13. From Bill van Zyl Venue: Loftus Versfeld, Pretoria Kick-off: 17:00 local (15:00 GMT) Referee: Glen Jackson (New Zealand) Assistant Referees: Ben O’Keeffe (New Zealand), Marius Mitrea (Italy) TMO: Rowan Kitt (England) After the mysteries of Michael Cheika’s selections for Australia, we have the weirdness of Allister Coetzee’s choices for South Africa. Much like Cheika, Coetzee has made sweeping changes to his team. Eight of the team that started the Bok’s last Test of 2016, against Wales in Cardiff, have been booted right out of the squad as Coetzee hands out four new caps, to Andries Coetzee, Raymond Rhule, Courtnall Skosan and Ross Cronje in his starting XV to face France. Another uncapped player, Dillyn Leyds, is on the bench and should earn his first cap if Allister does what Allister does, and that is to throw his entire bench onto the field as the game progresses. Only four of the squad that played Wales will start in this game, Warren Whiteley, Elton Jantjies, Franco Mostert and Tendai Mtawarira, all get a run-on, while the other survivors, Pieter-Steph du Toit, Bongi Mbonambi and Steven Kitshoff will start off the bench. Some of Coetzee’s thinking makes sense if we were living in normal times. He has gone with combinations as much as possible – Cronje and Jantjies as half backs, Serfontein and Kriel in the midfield, and Coetzee and Skosaan as part of a back three that, somewhat weirdly, includes Raymond Rhule. This is a hugely inexperienced back division, with just 54 caps amongst the whole lot. These are untested combinations at the highest level of the game. And I am not sure they are all the best players in the positions in which they have been chosen. I am not even sure they are all the “form” players in South Africa at the moment. I still wonder why Ruan Combrinck is not in the squad. I am not sure what Willie le Roux has done wrong. I do not know why Francois Hougaard and Frans Steyn are on the bench? I have not seen the Serfontein/Kriel midfield pairing spark at all this season…. Raymond Rhule has a reputation for being one of the worst defenders in the Cheetahs’ squad, and that is saying something in a squad that is known for seriously leaky defence! I regret to say that I am even more puzzled by his loose-forward selection. The only open-sider in his entire squad, and the form flanker in South Africa, Jaco Kriel, is nowhere to be seen, while Siya Kolisi starts as open sider despite having played on the blind side all of 2017. Oupa Mahoje gets a start on the blindside, with Whiteley at 8. And then we have the somewhat single minded Jean-Luc de Preez as back-up off the bench. Quite simply, there is no fetcher anywhere in this trio. Coetzee has handed the contestable loose ball to the French! All three his starting loosies are players who like to play out wide. None of them offer the muscle that is needed around the edges and in the rough stuff. Mahoje adds a lineout option, but he is no great tackler, with a penchant for going high and earning penalties and yellow cards in the process. He is also no great carrier of the ball. Kolisi and Whiteley like to run wide as links on the outside. There is nobody to offer the muscle and physicality one sometimes needs around the fringes. None of the three chosen ones play towards the ball. And that is a very serious problem against a French side who will play the physical game! Frans Steyn has earned a recall to the bench for his first Test selection since 2012. I am not sure of this choice, although he does provide some back-up in the flyhalf position. His experience and mongrel might have served South Africa better in a starting role. And his ultra-long range boot might just have added some early points too. Admittedly, Coetzee is missing some very important big guns. Duane Vermeulen is, once again, on the injured list, as is Damian de Allende, Lionel Mapoe, Handre Pollard, Francois Louw, Marcell Coetzee and Rohan Janse van Rensburg to name a few. Tendai “Beast” Mtawarira extends his record as the most-capped Springbok prop to 87 appearances. It will be his 25th successive Test for South Africa. I am not sure that Steven Kitshoff would not have been a better starting option, with the Beast to come off the bench. Franco Mostert gets to start alongside Eben Etzebeth in the second row, with Pieter-Steph du Toit to come off the bench. I am guessing that Coetzee wants Mostert’s mongrel and physicality to back up Etzebeth in the early stages of a game that promises to be very physical. I have very little problem with the tight five and their bench reserves. I might have started with Kitshoff and du Toit, but both offer super-sub potential. The loose trio worries me, and I think the back division is lightweight at best. Once again we have a backline short of experience and even shorter in leadership. If Jantjies wobbles under pressure again………… The total number of Test caps for the Springbok starting line-up is 265. There are 54 caps in the backline and 211 amongst the forwards, while the total on the bench is 151 caps. France have made 11 changes to the team that played the last Six Nations fixture. Only Brice Dulin, Gaël Fickou, Virimi Vakatawa and Louis Picamoles remain from that win over Wales, with Yoann Huget coming into the back three. Henry Chavancy of Racing 92 makes a first Test start for France at outside centre, with Maxime Machenaud and Jules Plisson forming the half-back pairing. Picamoles is joined in the back row by Loann Goujon and Yacouba Camara, while the new lock combination has Yoann Maestri, the captain, and Julien le Devedec together. And an entirely new front row sees props Uini Atonio and Jefferson Poirot both start, with Clément Maynadier at hooker in place of regular France captain Guilhem Guirado. Possible new caps off the bench include the La Rochelle duo Mohamed Boughanmi and Vincent Rattez. Prediction: When a team talks big, I start to worry. And the Bok management, especially assistant forward coach Johann Van Graan, have done their fair share of talking big this last week. Perhaps this is intended to give the squad (and the host of nervous supporters) some positive vibes by telling them their coaches have confidence in the team? Maybe it is somebody making a lot of noise as they walk past the local cemetery at night, just to ward off the ghosts and ghoulies? I would rather a team walk the walk, than talk the talk. We know that the French have arrived with a team that is tired after a long and arduous domestic season. We know that a number of their big guns have been left at home. None of the players who featured in last week’s Top 14 final are in the team for the first test. There is no Xavier Chiocci, Guilhem Guirado, Arthur Iturria, Romain Taofifenua, Camille Lopez, and Damian Penaud, and they represent a significant proportion of France’s better players. We know that this French team is light on experience. The game is at Loftus, where the thin atmosphere will also burn the lungs of the visitors in the latter stages of the game. In normal times the Springboks would be overwhelming favorites to bank a win. But that is in normal times, and not based on the reality of 2017. The 2016 season still looms as an embarrassing reminder of a team that lost it’s mojo and all direction, and a coach who lost his focus, completely. The lack of physicality and game plan in 2016 should have rung every alarm bell possible, yet Allister Coetzee has again chosen to go into a Test match with a hugely inexperienced squad that is woefully short on the physically abrasive and tactically astute players needed at the top level of the game. (And then there are those who point fingers at Eben Etzebeth and say he is a “bully” and “ill-disciplined” and “too physical” and all sorts of other things that frighten little children in the night. In fact he is precisely the kind of player that earned South Africa the reputation for uncompromising grit and determination in the halcyon days of Springbok glory. We need 15 Eben Etzebeth types to wear the green and gold, and not talk about dumping him for being a hard player!) There’s been a lot of talk about attacking out wide, and the likes of Coetzee and Skosaan will deliver if they get the ball in space and going forward, but the hard yards need to be done first. You have to win possession of the ball before you can take it out wide! France boast a dangerous close in ball-carrier in No 8 Louis Picamoles. Big backs such as No 12 Gaël Fickou and wingers Virimi Vakatawa and Yoann Huget will test the mettle of the Bok backline, especially out wide where Rhule and Skosaan will need to tackle a lot. (In the case of Raymond Rhule, just tackle…) And then we need to consider the defensive frailty of flyhalf Elton Jantjies…. The selection of three newbies in the back three, and yet another newbie outside back on the bench, is another gamble by Coetzee. Although France have a raw flyhalf in Jules Plisson I can see him being tasked to test the Bok back three with lots of high balls, with the muscularity of Vakatawa and Huget chasing to contest the ball in the air….. We have yet to see whether Allister Coetzee has worked out a game plan for his team… Any game plan…. I would hesitate to say that South Africa will win this one easily, but I do think that the Loftus factor and the fact that the French are coming off a long and arduous season will probably swing the game in the Springboks’ favour. I do not think it will be pretty, but the Springboks should win, just. Teams: South Africa: 15 Andries Coetzee, 14 Raymond Rhule, 13 Jesse Kriel, 12 Jan Serfontein, 11 Courtnall Skosan, 10 Elton Jantjies, 9 Ross Cronje, 8 Warren Whiteley (c), 7 Oupa Mohoje, 6 Siya Kolisi, 5 Franco Mostert, 4 Eben Etzebeth, 3 Frans Malherbe, 2 Malcolm Marx, 1 Tendai Mtawarira Replacements: 16 Bongi Mbonambi, 17 Steven Kitshoff, 18 Coenie Oosthuizen, 19 Pieter-Steph du Toit, 20 Jean-Luc du Preez, 21 Francois Hougaard, 22 Frans Steyn, 23 Dillyn Leyds France: 15 Brice Dulin, 14 Yoann Huget, 13 Henry Chavancy, 12 Gaël Fickou, 11 Virimi Vakatawa, 10 Jules Plisson, 9 Maxime Machenaud, 8 Louis Picamoles, 7 Loann Goujon, 6 Yacouba Camara, 5 Yoann Maestri (c), 4 Julien le Devedec, 3 Uini Atonio, 2 Clément Maynadier, 1 Jefferson Poirot Replacements: 16 Camille Chat, 17 Eddy Ben Arous, 18 Mohamed Boughanmi, 19 Bernard le Roux, 20 Kévin Gourdon, 21 Baptiste Serin, 22 Jean-Marc Doussain, 23 Vincent Rattez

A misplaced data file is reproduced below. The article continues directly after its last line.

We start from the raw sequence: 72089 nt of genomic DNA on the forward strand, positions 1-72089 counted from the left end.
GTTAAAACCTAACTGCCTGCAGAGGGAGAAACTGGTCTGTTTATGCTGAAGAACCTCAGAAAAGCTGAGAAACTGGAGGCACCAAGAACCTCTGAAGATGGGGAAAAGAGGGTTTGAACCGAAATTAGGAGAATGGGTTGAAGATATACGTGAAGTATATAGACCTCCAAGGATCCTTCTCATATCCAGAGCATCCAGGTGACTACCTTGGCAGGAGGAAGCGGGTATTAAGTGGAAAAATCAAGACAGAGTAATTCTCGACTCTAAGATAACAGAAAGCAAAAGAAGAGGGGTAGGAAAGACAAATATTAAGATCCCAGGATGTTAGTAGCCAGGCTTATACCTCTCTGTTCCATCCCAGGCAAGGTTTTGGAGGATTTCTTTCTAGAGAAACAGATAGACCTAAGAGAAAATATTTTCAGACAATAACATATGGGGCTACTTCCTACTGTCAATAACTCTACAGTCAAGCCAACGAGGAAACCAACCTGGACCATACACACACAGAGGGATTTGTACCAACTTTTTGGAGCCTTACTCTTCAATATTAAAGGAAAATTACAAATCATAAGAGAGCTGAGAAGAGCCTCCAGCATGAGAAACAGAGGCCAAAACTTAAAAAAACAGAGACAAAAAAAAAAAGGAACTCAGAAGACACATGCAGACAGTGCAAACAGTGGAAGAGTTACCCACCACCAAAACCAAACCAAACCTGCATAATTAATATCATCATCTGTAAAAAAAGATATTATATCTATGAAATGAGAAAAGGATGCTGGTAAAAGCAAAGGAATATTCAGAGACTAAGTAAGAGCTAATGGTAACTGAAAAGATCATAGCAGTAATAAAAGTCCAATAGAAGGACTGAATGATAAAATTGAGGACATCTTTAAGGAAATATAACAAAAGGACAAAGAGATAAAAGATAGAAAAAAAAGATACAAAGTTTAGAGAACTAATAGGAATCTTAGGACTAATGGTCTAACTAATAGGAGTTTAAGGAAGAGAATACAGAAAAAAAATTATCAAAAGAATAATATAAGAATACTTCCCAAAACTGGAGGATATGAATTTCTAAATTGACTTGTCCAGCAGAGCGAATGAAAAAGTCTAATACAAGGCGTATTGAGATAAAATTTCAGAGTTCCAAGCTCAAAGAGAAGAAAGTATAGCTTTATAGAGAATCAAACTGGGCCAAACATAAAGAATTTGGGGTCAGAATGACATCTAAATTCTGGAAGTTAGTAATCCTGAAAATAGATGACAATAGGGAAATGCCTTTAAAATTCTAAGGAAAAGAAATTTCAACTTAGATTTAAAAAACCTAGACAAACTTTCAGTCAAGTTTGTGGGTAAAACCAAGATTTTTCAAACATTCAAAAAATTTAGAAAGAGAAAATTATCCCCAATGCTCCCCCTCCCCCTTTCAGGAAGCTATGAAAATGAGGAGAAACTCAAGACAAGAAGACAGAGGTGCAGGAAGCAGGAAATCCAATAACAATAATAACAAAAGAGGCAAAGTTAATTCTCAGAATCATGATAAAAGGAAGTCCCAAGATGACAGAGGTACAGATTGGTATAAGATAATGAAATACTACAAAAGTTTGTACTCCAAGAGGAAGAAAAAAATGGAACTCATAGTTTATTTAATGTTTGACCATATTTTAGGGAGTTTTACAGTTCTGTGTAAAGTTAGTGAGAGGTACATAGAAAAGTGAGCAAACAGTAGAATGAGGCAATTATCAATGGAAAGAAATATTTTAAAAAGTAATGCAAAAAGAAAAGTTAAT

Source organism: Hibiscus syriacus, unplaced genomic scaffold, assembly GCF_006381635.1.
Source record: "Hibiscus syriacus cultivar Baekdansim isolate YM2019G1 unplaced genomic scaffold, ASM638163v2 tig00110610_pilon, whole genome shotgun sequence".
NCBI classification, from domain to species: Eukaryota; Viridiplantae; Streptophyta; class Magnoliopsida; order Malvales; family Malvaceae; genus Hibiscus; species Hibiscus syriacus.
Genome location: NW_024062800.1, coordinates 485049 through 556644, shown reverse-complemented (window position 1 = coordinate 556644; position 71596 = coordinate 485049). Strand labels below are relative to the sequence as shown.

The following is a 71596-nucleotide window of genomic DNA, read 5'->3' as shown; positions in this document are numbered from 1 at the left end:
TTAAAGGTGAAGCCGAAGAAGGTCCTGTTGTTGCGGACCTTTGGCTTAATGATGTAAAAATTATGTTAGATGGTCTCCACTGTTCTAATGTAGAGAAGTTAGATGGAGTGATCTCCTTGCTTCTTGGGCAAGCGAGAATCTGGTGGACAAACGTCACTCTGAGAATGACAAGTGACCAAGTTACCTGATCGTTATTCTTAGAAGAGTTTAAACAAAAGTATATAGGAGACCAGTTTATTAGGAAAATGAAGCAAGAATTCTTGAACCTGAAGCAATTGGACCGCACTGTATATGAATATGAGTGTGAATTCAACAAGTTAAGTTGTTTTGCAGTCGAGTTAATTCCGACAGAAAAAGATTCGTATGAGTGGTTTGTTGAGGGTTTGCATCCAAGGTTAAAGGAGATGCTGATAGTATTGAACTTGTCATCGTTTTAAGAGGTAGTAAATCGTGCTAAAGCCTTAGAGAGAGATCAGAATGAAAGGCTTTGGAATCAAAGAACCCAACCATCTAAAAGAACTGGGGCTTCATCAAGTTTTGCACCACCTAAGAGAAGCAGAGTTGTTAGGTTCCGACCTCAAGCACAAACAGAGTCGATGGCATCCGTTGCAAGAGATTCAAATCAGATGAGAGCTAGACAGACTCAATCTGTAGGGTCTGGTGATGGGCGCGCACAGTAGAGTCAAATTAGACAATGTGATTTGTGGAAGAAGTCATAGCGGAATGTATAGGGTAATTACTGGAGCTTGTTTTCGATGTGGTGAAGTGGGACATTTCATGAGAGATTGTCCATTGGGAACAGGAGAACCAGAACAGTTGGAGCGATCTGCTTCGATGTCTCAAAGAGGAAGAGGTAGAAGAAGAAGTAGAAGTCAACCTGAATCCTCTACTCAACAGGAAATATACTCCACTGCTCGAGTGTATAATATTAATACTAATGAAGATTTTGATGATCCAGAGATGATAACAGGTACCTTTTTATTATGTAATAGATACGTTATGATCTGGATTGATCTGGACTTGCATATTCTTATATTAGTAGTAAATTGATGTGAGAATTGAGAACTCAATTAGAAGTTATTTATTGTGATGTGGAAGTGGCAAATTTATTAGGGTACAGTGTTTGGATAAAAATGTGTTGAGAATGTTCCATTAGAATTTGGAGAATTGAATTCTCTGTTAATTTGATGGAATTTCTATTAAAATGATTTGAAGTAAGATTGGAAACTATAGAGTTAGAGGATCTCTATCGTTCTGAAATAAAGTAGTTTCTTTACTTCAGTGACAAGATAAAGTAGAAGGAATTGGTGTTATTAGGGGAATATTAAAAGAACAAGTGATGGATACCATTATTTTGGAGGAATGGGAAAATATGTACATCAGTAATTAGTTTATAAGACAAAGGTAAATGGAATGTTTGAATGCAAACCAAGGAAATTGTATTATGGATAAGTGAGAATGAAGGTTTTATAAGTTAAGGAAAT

14. Am & Ralapele are out and Vermeulen will not get picked as he only arrives in SA on Tuesday.
  15. All 3 pools now over 40!